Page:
|National origin||United States|
|Manufacturer||Douglas Aircraft Company|
|Designer||James H. Kindelberger, Arthur Emmons Raymond|
|First flight||January 1933|
The XFD was designed to the Bureau of Aeronautics Specification No. 311, requesting a carrier-based two-seat biplane fighter. On June 30, 1932, the Navy ordered the XFD, Vought XF3U, and Curtiss XF12C for testing. The XFD was all metal except for its fabric covering. The crew sat in tandem in a single bay, enclosed by a long canopy. It was fixed gear with a tailwheel. Powered by a Pratt & Whitney Wasp, it first flew in January 1933, and was evaluated by the Navy between June 18, 1933 and August 14, 1934. The XFD performed well, but the Navy had stopped using two-seat fighters; therefore, no orders were received.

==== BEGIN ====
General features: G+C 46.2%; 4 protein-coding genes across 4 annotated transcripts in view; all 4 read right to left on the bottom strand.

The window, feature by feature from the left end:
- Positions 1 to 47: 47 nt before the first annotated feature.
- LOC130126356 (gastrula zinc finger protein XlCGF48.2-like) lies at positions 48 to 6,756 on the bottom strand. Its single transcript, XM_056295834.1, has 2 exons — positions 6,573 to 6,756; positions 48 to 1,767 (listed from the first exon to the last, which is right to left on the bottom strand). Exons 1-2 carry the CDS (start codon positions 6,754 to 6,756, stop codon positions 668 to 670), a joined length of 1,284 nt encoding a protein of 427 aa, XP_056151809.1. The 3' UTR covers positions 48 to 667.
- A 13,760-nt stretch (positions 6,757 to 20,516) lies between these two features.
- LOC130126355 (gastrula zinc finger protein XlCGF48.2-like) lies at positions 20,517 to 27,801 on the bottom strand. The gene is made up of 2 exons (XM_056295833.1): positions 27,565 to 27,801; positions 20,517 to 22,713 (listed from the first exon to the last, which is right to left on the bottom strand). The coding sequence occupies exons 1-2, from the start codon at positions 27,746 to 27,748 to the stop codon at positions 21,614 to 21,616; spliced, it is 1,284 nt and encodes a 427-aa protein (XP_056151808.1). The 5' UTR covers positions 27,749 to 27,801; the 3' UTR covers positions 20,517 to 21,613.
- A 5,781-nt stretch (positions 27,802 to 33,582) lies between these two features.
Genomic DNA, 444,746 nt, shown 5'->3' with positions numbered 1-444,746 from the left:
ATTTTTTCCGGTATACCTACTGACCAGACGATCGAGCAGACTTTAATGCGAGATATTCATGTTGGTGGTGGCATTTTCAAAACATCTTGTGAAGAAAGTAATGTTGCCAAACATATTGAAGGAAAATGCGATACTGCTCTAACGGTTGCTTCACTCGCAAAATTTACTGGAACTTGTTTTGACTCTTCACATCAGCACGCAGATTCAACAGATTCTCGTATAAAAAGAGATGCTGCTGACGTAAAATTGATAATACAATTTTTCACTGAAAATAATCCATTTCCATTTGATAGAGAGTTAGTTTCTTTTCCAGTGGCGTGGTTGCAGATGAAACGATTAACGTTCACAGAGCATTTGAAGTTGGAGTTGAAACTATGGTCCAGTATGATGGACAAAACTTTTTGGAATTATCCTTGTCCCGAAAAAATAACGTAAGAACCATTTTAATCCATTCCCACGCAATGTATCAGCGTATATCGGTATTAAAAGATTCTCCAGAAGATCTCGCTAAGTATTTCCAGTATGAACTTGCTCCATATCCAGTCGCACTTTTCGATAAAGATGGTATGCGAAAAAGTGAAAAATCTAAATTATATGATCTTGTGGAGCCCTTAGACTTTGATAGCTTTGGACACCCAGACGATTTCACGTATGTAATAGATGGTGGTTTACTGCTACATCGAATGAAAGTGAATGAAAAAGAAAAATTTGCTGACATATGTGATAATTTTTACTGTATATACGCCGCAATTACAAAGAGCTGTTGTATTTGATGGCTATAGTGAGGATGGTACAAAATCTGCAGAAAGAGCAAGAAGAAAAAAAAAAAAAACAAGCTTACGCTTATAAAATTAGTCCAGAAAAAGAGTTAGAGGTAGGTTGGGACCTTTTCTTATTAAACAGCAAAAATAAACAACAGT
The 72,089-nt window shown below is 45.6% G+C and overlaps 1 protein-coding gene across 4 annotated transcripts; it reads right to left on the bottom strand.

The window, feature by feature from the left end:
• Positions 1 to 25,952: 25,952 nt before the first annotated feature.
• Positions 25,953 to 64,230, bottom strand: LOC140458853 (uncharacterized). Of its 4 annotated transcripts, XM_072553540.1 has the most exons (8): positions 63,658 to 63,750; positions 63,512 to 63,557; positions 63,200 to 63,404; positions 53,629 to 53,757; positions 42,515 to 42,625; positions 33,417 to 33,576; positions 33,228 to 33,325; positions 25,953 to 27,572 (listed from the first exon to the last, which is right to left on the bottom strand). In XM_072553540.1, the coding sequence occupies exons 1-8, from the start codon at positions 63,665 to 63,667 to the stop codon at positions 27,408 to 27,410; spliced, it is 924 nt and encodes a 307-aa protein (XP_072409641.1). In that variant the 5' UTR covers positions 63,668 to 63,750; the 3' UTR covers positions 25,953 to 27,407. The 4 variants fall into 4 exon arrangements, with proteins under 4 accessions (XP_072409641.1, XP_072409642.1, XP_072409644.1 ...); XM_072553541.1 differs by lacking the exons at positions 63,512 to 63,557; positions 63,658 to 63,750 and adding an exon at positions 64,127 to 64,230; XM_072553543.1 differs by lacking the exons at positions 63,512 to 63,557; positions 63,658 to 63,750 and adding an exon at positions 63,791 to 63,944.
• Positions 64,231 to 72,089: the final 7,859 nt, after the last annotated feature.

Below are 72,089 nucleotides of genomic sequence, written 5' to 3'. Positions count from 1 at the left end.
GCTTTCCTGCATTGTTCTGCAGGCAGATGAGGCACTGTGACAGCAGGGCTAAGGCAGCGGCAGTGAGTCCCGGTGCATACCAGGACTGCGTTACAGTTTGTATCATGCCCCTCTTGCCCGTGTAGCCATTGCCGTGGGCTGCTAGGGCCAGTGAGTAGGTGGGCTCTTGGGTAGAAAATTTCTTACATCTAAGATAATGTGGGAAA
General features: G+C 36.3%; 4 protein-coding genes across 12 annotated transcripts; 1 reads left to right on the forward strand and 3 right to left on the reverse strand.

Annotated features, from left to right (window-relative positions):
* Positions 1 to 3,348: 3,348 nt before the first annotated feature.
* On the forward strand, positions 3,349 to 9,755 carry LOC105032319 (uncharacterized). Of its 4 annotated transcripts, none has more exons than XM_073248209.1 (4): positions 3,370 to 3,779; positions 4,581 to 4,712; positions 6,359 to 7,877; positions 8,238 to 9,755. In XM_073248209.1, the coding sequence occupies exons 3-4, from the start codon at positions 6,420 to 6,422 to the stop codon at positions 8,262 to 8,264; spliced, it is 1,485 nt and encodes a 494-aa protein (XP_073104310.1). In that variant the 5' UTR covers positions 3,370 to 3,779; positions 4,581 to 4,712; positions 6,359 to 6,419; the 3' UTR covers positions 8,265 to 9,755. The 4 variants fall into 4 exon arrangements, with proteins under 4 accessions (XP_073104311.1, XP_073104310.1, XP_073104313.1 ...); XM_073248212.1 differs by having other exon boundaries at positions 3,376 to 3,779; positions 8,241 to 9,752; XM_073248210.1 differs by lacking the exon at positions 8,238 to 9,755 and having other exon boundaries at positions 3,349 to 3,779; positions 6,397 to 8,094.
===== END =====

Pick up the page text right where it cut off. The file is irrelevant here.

Data from Angelucci, 1987. pp. 182-183
- Crew: 2
- Length: 25 ft 4 in (7.72 m)
- Wingspan: 31 ft 6 in (9.60 m)
- Height: 11 ft 1 in (3.37 m)
- Wing area: 295 ft2 (27.40 m2)
- Empty weight: 3,227 lb (1,464 kg)
- Gross weight: 4,672 lb (2,119 kg)
- Powerplant: 1 × Pratt & Whitney R-1535-64 14-cylinder air-cooled radial engine, 700 hp ( kW) each
- Maximum speed: 208 mph (335 km/h)
- Cruise speed: 170 mph (274 km/h)
- Range: 576 miles (927 km)
- Service ceiling: 23,700 ft (7,224 m)
- Rate of climb: 1,670 ft/min (8.48 m/s)
- Angelucci, 1987. pp. 182-183.
- Angelucci, Enzo (1987). The American Fighter from 1917 to the present. New York: Orion Books.
|Wikimedia Commons has media related to Douglas XFD.|
|This page uses Creative Commons Licensed content from Wikipedia (view authors).|